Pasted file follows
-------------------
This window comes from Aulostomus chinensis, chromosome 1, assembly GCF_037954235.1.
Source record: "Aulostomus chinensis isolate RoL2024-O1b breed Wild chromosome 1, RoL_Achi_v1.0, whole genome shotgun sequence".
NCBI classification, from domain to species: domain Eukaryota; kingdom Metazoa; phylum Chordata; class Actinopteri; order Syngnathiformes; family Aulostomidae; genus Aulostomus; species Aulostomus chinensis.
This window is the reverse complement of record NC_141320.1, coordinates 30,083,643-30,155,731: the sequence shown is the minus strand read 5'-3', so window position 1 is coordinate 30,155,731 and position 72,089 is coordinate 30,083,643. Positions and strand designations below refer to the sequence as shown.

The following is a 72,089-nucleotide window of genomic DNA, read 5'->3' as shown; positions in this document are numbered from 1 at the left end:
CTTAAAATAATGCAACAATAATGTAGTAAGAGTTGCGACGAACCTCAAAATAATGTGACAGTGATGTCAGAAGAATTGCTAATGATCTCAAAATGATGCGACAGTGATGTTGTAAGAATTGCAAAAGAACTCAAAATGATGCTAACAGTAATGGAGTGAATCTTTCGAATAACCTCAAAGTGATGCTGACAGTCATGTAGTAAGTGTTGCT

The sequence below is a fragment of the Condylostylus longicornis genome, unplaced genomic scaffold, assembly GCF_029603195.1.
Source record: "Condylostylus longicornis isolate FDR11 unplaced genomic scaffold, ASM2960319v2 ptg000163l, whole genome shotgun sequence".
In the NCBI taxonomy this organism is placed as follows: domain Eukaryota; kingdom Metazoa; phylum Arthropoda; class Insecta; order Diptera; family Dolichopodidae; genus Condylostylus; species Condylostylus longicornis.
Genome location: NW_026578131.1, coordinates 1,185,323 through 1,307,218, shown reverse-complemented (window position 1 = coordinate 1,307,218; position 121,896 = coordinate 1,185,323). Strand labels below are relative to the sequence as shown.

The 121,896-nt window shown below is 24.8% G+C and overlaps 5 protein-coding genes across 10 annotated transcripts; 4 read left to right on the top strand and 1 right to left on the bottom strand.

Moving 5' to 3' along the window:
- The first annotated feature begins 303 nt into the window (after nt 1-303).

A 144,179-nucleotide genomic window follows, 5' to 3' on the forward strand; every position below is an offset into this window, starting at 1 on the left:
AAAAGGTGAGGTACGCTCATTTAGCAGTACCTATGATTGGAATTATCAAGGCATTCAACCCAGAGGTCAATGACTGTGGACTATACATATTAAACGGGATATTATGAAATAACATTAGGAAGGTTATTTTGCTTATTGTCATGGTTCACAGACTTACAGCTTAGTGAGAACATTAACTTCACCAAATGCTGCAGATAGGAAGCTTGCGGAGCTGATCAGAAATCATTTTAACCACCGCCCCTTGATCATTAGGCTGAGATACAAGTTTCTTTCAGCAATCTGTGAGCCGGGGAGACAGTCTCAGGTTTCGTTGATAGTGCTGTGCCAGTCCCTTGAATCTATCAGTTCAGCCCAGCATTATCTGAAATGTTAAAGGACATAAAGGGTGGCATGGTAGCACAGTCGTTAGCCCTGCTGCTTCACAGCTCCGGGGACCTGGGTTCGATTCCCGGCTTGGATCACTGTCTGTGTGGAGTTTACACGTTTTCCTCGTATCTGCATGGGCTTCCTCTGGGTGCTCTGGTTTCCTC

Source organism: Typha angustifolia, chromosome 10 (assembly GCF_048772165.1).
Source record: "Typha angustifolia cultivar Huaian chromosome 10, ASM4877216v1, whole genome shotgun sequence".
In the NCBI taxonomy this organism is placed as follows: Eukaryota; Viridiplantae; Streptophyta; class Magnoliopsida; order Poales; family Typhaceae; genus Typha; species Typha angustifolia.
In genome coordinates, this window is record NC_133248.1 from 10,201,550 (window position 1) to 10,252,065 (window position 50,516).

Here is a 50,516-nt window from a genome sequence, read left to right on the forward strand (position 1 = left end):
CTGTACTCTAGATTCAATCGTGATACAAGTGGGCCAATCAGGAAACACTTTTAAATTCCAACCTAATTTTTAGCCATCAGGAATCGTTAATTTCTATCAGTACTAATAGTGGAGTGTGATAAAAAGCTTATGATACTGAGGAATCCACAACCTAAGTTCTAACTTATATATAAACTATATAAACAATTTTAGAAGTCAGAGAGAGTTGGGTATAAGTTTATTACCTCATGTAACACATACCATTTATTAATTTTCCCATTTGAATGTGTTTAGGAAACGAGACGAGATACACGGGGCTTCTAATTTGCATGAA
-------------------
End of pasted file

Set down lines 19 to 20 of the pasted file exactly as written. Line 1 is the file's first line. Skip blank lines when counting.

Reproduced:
In genome coordinates, this window is record NC_133248.1 from 10,201,550 (window position 1) to 10,252,065 (window position 50,516).

Here is a 50,516-nt window from a genome sequence, read left to right on the forward strand (position 1 = left end):